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Interview with Charles Brooks Dodson, November 19, 2001 | UNCW Archives and Special Collections Online Database

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Interview with Charles Brooks Dodson, November 19, 2001
November 19,
A videotape interview with Dr. Charles (Brooks) Dodson, professor emeritus of English at UNCW. In Parts 1 and 2, Dr. Dodson discusses his UNCW career, 1976 to 2001. He discusses his service as department chair, graduate studies coordinator, and director of the MFA program in creative writing. He discusses his education and work in academics before coming to UNCW, as well as how UNCW has changed, and other aspects of university life including his teaching and scholarly interests.
Phys. Desc:

Interviewee: Dodson, Charles Brooks Interviewer: Lack, Adina Date of Interview: 11/19/2001 Series: Voices of UNCW Length: 120 minutes

Lack: This is Adina Lack. I’m the archivist at UNCW and I’m here to interview Dr. Dodson, a member of our English Department, a recently retired member of the English Department. Today is November 19, 2001.

Dr. Dodson, could you please state your full name.

Dodson: Full name is Charles Brooks Dodson, I go by the middle name.

Lack: You go by Brooks, right. I have encountered that in the catalog while we’ve been cataloging some up here. As part of our faculty interviews, we would like to hear from Dr. Dodson about his perspectives about what the university was like when he got here. Before the interview started, you mentioned that you feel like you’re a relatively newcomer compared to some of the people that have been around forever like, well we just interviewed Thad Dankel and Norman Kayler.

Dodson: Yes, they were all here when I came in 1976.

Lack: Okay, 1976.

Dodson: Yeah, fall of ’76. I came in as Department Chair in English.

Lack: How long did you remain department…

Dodson: I was chair for five years and then a few years later, I was, for about five more years, I was the graduate coordinator and one year I was the Acting Director of Creative Writing in the MFA program. So they’ve been calling on me off and on for a number of years.

Lack: Can you talk some before, about where you came from prior to UNCW.

Dodson: Yeah, I came here from the University of Wisconsin Oshkosh where I had been seven years and before that, I spent a year and a half in the Board of Regents Office for the state university system in Madison and before that, I was a year and a half at the University of Wisconsin-Eau Claire and before that I was in grad school.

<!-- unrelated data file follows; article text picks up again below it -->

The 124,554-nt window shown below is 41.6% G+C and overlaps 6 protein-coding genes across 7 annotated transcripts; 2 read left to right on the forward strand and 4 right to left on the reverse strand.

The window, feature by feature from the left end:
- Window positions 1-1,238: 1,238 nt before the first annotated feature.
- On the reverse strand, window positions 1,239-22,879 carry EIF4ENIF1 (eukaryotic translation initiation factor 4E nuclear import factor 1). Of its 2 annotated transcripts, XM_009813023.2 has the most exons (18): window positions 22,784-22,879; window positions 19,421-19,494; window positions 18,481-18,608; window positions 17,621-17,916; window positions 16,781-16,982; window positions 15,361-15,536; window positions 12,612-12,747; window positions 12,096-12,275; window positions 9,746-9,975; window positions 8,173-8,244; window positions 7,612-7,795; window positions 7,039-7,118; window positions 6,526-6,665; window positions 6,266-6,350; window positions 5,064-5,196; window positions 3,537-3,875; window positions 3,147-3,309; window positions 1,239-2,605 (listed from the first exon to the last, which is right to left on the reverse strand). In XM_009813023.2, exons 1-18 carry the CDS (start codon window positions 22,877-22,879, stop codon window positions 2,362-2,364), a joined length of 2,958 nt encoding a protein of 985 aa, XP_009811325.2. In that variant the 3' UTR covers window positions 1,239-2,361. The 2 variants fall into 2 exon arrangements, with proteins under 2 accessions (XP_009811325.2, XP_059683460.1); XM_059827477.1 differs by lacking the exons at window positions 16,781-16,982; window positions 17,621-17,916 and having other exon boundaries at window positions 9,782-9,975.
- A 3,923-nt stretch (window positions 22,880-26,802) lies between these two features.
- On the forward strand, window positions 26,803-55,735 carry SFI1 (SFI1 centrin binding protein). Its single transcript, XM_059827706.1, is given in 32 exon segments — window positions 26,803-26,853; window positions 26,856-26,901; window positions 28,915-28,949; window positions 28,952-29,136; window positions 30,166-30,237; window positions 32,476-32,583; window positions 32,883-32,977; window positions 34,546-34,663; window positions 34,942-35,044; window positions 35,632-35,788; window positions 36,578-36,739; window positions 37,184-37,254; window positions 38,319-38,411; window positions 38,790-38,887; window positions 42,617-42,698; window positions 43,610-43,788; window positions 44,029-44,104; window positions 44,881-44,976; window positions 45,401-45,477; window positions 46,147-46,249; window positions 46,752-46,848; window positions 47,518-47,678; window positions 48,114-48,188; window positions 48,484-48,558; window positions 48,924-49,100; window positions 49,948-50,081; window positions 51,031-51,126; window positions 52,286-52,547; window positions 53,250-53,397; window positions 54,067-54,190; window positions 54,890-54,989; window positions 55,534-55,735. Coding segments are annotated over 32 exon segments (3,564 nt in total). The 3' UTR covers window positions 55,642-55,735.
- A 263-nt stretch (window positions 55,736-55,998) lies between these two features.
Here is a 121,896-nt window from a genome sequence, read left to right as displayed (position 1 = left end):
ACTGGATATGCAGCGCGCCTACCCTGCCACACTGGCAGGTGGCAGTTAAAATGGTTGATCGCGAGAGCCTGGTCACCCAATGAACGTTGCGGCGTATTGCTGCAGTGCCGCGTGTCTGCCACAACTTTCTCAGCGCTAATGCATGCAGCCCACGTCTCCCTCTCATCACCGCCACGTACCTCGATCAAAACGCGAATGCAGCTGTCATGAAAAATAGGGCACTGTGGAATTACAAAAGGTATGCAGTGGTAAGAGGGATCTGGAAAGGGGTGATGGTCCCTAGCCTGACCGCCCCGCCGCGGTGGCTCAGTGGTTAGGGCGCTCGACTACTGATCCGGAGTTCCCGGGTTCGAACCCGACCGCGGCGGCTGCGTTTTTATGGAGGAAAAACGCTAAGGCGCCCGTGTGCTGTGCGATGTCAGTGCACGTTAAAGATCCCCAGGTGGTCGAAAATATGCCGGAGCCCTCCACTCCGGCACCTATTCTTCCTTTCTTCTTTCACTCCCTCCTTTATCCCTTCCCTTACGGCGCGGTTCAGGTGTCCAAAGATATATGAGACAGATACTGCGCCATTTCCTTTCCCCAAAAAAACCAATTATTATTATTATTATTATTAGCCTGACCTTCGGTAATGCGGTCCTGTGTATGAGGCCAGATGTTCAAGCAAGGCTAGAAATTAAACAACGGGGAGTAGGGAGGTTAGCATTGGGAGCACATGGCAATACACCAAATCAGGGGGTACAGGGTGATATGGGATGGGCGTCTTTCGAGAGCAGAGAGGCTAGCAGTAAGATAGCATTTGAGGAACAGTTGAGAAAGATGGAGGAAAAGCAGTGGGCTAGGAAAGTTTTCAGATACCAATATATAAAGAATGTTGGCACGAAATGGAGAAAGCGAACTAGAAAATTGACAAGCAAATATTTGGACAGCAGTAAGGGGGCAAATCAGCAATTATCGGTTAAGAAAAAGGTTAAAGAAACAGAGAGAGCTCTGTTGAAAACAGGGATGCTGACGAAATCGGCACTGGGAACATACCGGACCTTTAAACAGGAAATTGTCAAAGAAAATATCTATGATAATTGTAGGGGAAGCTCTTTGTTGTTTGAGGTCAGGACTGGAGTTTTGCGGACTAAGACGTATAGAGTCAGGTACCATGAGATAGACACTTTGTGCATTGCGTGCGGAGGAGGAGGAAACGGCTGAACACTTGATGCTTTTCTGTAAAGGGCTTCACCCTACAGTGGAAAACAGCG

Lack: In Wisconsin?

Dodson: No, in Nebraska and before that, I got my Masters’ degree at Indiana University and I spent two years teaching in Maryville College over in eastern Tennessee, not very far from North Carolina actually and then I went back to grad school and got my doctorate and then headed for Wisconsin.

Lack: Well it’s good to hear where you’ve been because it sounds like it was mostly in northern climates. What is it that brought you to UNCW?

Dodson: The chairman’s job. I applied for it, it was advertised and I felt I had the experience and so forth to do that kind of thing. I wanted to try it and then I got the job.

Lack: What were your first impressions of UNCW and Wilmington?

Dodson: Hot. I was here for my interview in the summer. I was hired during the summer. The department was small enough back then that everybody was around to conduct interviews. It rained almost every day I was here. I remember the dean sort of apologizing for that. Gosh, it’s hard to think back on those first impressions because I was so involved in the department chair’s job and getting settled in and getting to know the members of the department and the students. I remember it was a small, I think it was about 2500 students.